By Risa C’DeBaca
From One Pisces to Another…Happy Birthday.
George Harrison has always been my favorite Beatle. Every time I hear his voice, his guitar and his words on vinyl, I cry. I seem to have a deep connection with “The Quiet One” that inspires, heals and uplifts my spirits when I need it most. My husband and I even danced to “I’d Have You Anytime” barefoot at our wedding two years ago. I will never forget when the song first came on slowly and quietly, just like him. Every year on February 25th, I remember and celebrate the day he was born—this year he would have turned 67.
George’s musical style has influenced several artists from classic-rock musicians like Tom Petty and Eric Clapton to modern-day stars like Devendra Banhart and John Mayer. Harrison, the first of the four ex-Beatles to put out a hit record, had a successful, though underrated, solo career. His first solo album after The Beatles parted ways, “All Things Must Pass” (1970), is a spiritual journey, and his trademark guitar and emotional lyrics were thoroughly expressed at last.
A talented musician, Harrison made quite the impact on the musical world. He popularized the “fuzz-tone” produced by the 12-string electric guitar, the slide guitar, the Indian sitar and the ukulele. Harrison also wrote many of The Beatle’s most popular songs including: “Here Comes The Sun”, “Something”, and “While My Guitar Gently Weeps.” Even up until his untimely death, Harrison continued to produce timeless music while keeping a low-key public profile.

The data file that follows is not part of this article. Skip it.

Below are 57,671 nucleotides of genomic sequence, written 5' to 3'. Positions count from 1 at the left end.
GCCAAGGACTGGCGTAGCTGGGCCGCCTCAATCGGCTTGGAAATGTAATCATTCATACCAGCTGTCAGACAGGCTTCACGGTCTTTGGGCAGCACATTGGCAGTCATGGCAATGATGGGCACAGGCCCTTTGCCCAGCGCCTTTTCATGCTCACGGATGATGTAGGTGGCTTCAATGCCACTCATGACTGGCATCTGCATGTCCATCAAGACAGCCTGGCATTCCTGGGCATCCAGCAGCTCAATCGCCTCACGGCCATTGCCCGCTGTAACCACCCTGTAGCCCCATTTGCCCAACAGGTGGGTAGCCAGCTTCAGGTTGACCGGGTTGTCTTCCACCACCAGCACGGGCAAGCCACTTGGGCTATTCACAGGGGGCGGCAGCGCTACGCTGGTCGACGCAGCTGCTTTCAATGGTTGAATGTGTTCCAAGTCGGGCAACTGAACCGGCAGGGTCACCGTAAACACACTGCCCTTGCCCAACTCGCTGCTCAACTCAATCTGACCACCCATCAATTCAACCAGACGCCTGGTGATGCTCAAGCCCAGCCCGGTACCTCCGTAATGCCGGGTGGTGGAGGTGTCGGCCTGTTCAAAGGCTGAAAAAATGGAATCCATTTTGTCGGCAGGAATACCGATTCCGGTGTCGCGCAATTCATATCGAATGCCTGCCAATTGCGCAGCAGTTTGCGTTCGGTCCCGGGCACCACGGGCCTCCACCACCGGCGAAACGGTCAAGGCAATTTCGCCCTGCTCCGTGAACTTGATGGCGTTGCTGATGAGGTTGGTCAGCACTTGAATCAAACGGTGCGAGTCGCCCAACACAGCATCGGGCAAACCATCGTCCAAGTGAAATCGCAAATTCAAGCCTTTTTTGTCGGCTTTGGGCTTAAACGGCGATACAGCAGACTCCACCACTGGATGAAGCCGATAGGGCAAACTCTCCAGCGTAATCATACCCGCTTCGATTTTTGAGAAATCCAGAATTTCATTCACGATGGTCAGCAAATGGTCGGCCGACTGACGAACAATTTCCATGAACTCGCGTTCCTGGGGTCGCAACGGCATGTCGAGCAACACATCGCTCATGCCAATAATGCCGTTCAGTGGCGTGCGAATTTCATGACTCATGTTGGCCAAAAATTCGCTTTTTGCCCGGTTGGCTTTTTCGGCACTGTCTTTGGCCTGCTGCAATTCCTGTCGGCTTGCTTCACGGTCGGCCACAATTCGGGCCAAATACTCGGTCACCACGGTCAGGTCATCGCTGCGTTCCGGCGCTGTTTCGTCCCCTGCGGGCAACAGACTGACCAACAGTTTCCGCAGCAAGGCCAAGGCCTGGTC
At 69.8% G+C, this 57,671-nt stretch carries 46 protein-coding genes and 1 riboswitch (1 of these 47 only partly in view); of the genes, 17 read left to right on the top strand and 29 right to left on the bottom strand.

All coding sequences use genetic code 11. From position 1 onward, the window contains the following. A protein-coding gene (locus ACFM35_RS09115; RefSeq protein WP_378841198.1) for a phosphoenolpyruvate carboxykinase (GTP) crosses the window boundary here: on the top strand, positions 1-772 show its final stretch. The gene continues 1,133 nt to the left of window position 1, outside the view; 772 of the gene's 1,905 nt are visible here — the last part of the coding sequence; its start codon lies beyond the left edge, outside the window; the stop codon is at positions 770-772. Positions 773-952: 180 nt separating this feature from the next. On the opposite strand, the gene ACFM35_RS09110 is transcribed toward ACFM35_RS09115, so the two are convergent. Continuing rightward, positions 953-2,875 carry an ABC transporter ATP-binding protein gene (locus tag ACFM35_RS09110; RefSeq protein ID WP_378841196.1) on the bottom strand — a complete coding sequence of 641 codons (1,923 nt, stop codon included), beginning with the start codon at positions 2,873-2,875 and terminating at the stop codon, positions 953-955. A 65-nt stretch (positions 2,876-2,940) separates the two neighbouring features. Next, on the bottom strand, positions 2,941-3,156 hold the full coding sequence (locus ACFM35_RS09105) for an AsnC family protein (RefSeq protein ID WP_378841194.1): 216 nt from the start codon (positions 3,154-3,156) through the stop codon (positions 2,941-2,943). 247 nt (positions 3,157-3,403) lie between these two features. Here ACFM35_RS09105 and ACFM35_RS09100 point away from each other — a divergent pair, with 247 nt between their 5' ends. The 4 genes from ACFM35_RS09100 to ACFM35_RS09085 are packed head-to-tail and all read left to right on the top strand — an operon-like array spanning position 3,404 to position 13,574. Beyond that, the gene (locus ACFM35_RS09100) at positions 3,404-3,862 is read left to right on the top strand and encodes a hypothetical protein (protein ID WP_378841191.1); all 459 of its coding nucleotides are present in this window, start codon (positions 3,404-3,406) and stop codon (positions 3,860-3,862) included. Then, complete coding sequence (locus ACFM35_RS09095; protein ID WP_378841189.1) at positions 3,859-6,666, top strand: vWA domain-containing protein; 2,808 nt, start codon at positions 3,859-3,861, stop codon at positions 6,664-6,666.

It wasn’t until last year that Harrison was honored with a star on the Hollywood Walk of Fame. His wife Olivia and son Dhani had to accept on his behalf. I remember wondering why artists like Britney Spears were honored with a star before he was. Then it dawned on me that we are generations away from “Beatlemania” and that musical talent today means so much more and so much less. People quickly idolize their favorite performers and elevate them on these high pedestals. Often they forget the musical genius that has existed, overlooking a musician’s ability to evoke emotion, be it happiness or melancholy. This is what makes a musician great, not how many concert venues he can sell out or the controversial tabloids that she can make. As the quietest Beatle, Harrison knew that.
But what is most important for me to remember is George Harrison as a humble soul who understood the value of natural beauty. He possessed a personal relationship with the Earth and all things that were positive. Perhaps that’s why I have always been so drawn to his music; it energizes my senses with a raw subtlety and deeply emotional undercurrents. His birthday will always be a day for me to spend in remembrance of him by listening to his music, meditating and appreciating what is most important in life.
Although George Harrison passed away from lung cancer in November of 2001, his musical legacy continues to live on through his son Dhani, his wife Olivia, and his many fans all over the world. He was a father, a husband, a guitarist, a gardener, a philanthropist, an ex-Beatle, a Pisces, and a kindred spirit. So with that I say, “Happy Birthday George!” and “Hare Krishna.”